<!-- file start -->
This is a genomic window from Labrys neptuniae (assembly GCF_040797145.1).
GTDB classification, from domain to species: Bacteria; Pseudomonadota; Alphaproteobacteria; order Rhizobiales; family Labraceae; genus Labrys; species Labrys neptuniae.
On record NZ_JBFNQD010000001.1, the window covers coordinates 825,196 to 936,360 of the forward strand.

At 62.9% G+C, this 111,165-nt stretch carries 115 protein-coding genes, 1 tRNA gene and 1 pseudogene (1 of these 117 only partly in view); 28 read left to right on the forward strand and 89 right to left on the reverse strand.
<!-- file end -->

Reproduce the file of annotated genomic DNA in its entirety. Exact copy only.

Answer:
This is a genomic window from Labrys neptuniae (assembly GCF_040797145.1).
GTDB classification, from domain to species: Bacteria; Pseudomonadota; Alphaproteobacteria; order Rhizobiales; family Labraceae; genus Labrys; species Labrys neptuniae.
On record NZ_JBFNQD010000001.1, the window covers coordinates 825,196 to 936,360 of the forward strand.

At 62.9% G+C, this 111,165-nt stretch carries 115 protein-coding genes, 1 tRNA gene and 1 pseudogene (1 of these 117 only partly in view); 28 read left to right on the forward strand and 89 right to left on the reverse strand.